WASHINGTON--(BUSINESS WIRE)--Imagine you could see through blind spots in your car, or that a surgeon’s hand could be invisible during a delicate procedure. Both could be possible one day with a new type of digital invisibility cloak.
Although scientists have been working to develop invisibility cloaks for years, they haven’t yet achieved a cloak that hides an object from all viewing angles and that works for all colors of light. In The Optical Society's journal for high impact research, Optica, researchers Joseph S. Choi and John C. Howell, University of Rochester, New York, USA, report a new method for digital invisibility cloaking that can do both.
“We used currently available commercial digital technology, which is only going to improve over time, to make a good approximation to what you would expect from a cloak like Harry Potter’s,” said Choi. “It is a simple realization of how to make something invisible.”
Making an object disappear
To make an object seem invisible you need to preserve the appearance that light coming from a distant object has traveled in a straight line, even as the viewer moves. At every depth and every viewing angle, the background must change correctly or the observer will detect that something is wrong.
To accomplish this, Choi and Howell collect the location and directional information for each ray of light from the background scene, compute where all of those rays should end up in the future, and then display those new rays on an Apple iPad mini placed in front of the object that they want to make disappear. No matter the distance or angle of viewing, the observer always sees the light rays as if they are coming from the background.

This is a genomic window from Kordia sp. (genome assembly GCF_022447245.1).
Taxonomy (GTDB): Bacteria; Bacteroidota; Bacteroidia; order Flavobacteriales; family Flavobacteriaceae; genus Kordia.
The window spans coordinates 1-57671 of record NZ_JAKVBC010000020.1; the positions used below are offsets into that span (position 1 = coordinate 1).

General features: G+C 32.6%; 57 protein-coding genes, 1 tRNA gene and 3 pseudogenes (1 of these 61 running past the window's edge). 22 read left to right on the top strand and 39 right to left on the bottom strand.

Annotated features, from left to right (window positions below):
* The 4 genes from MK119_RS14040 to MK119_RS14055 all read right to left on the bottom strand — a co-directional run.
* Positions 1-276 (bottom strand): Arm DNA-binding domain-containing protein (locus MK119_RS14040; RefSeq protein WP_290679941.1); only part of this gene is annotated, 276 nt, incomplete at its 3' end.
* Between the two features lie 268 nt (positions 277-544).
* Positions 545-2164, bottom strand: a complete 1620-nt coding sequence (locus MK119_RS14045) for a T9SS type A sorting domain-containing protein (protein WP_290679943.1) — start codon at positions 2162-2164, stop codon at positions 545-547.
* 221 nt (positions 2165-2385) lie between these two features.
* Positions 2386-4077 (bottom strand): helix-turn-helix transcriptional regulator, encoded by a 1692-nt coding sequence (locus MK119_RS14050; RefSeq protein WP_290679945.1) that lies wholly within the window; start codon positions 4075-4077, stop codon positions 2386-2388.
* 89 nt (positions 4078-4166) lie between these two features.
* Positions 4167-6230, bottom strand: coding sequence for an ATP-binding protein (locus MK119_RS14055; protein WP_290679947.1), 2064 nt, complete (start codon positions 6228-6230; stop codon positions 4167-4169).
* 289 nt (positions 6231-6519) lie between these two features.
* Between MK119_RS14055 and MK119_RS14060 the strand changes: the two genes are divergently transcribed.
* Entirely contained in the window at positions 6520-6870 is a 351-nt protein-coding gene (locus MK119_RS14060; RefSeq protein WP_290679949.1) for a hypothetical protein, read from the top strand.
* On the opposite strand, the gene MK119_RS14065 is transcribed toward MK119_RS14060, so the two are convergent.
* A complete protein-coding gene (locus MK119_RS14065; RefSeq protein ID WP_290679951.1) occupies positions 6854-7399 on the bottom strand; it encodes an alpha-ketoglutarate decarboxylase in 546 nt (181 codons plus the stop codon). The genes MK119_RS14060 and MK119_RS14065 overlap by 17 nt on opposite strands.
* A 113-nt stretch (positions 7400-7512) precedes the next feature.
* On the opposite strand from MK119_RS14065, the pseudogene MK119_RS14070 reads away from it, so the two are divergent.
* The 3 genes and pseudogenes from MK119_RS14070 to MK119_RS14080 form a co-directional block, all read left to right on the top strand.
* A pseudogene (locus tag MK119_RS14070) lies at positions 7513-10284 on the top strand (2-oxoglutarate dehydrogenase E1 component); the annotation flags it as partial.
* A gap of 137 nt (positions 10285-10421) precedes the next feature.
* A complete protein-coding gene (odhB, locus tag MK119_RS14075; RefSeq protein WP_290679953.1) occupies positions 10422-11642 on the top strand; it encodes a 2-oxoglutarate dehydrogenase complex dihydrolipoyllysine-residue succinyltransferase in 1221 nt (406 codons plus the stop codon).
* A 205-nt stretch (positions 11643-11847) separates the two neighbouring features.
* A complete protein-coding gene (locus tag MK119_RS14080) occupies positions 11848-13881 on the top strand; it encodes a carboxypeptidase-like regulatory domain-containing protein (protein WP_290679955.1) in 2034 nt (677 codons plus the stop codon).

The approach is based on a fundamentally different principle than the invisibility cloaks that have been pursued by other researchers. “Many other approaches to invisibility cloaking try to guide light around an object,” said Howell. “We collect light rays at one position and display them at another position, making everything in between invisible.”
Demonstrating the cloak
To demonstrate their new approach to invisibility cloaking, the researchers used a consumer-grade digital camera to collect the light rays from the background. They placed the camera on a mechanical slider that moves horizontally to collect light rays from a range of positions. Video acquired by the camera as it moved was sent to a laptop for processing. The processed background was then displayed on an iPad mini that the researchers had covered with an array of cylindrical lenses to provide a 3D effect.
“This is cloaking because there’s an object between the output screen and the input camera, and a gap in distance between where we capture the input rays from the digital camera to where we project it onto the screen,” said Howell. “We have to calculate where the input rays came from, what directions they were traveling in, and then know where they should go on the display, and in what direction. The computer program calculates this and then puts the right pixel onto the display with the correct color and angle at the right position.”
For the demonstration, the researchers achieved a spatial resolution of 20 pixels per inch with 51 possible viewing angles. A higher-density lens array and a higher-resolution display would increase both the number of viewing angles and the spatial resolution, greatly improving the quality of the cloak.
“Because the views are relatively close to each other it looks like it's continuous,” said Choi. “The views change every half a degree, but in such a small way that it is hard to tell that it changed.”